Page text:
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Seedbanks, germination and early survival of bitter cherry (Prunus emarginata) in coastal British Columbia

Brown, Kevin R., Antos, Joseph A.
Forest ecology and management 2012 v.282 pp. 92-104
Prunus, animals, cages, canopy, cherries, clearcutting, coasts, conifers, edge effects, environmental factors, forests, germination, habitats, landscapes, life history, mineral soils, organic soils, population density, seed dormancy, seedbeds, seedling emergence, seedlings, seeds, stems, survival rate, temperature, trees, British Columbia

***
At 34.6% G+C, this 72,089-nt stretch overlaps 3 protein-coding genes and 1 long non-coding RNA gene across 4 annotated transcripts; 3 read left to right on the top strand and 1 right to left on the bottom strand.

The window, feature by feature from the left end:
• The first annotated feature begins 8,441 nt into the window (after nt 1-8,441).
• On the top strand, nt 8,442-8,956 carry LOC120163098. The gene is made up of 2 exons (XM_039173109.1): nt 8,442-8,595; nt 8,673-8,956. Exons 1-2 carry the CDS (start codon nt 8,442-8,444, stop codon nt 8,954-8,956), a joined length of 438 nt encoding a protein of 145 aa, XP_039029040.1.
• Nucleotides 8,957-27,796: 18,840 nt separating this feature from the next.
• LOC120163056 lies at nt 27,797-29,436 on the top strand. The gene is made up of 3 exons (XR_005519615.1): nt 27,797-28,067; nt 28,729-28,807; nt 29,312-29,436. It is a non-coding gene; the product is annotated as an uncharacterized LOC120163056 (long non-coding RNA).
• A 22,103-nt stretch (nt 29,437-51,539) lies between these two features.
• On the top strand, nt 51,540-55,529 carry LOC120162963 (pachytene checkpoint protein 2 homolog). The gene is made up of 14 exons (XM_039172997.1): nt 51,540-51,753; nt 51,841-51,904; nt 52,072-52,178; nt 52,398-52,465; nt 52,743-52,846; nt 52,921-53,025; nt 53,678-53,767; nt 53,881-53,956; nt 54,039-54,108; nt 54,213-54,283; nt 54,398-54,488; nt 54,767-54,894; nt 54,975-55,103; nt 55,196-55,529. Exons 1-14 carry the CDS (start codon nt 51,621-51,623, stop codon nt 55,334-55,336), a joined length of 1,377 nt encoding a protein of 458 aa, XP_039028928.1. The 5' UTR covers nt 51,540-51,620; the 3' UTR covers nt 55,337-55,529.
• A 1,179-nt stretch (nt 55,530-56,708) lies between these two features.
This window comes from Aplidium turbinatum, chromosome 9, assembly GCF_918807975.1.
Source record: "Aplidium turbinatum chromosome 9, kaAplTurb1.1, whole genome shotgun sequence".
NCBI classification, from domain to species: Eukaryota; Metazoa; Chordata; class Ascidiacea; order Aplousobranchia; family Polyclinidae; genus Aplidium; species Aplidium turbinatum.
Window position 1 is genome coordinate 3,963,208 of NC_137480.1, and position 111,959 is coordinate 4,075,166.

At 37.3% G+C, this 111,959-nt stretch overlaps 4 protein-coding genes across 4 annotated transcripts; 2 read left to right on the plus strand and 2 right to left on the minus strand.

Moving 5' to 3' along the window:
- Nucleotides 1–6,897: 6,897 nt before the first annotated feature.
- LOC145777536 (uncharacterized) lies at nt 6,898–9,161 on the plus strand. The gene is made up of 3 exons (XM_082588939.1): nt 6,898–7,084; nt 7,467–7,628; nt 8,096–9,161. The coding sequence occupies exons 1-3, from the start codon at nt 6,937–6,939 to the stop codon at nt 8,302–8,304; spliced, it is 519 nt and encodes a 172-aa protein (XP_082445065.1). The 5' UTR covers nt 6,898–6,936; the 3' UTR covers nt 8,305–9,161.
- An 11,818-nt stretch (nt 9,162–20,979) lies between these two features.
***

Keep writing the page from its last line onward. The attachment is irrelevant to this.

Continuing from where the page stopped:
Early successional species that rely on a seedbank differ in life history from most other species of forested landscapes. Prunus emarginata (bitter cherry) is a shade-intolerant tree that can develop in abundance (>20,000 stems ha⁻¹) from a seedbank after disturbance in forests along the northwest coast of North America. It can inhibit growth of commercially valuable conifers, but also provide habitat diversity and appearance-grade wood. We determined (1) seed populations in soil of 15 stands 1 to 140-plus years old (2) emergence and survival from planted seed, along with environmental conditions, for three years in open clearcut, forest edge, and under closed canopy on mineral soil or organic seedbeds and with and without cages to exclude animals, and (3) effects of light and temperature on germination in controlled environments. There, seeds were cold-stratified (0 or 70days), then exposed to temperature (10, 17, or 25°C) and photoperiod (0, 14h) treatments, which were interrupted with a second (90day) cold period. Population densities of filled seed were greatest in 51–75year-old stands (>10⁶ha⁻¹). Of emergence in the field, 0% was in year 1, 79% in year 2 and 21% in year 3; 81% of emergence occurred in the open, 19% at the edge, and 0% under the canopy. Emergence in the open was greatest in caged, mineral soil plots. Survival of emerged seedlings was 18% in the open, but 0% at the forest edge. Seedling emergence occurred mainly in April. In controlled environments, germination began during the second cold stratification, suggesting alternating warm and cold periods were needed to overcome seed dormancy. Germination was greatest at 17°C, but only in combination with the first cold stratification and light. Midday seedbed temperatures partly explain the timing and location of emergence, but diurnal temperature amplitude may be a more important cue of canopy removal. Large accumulations of seed in soil, combined with low emergence and survival rates, can account for the high population densities of seedlings sometimes observed following disturbance. Canopy removal is necessary to maintaining P. emarginata in the conifer-dominated landscape, and the long-lived seedbank allows it to persist between disturbances.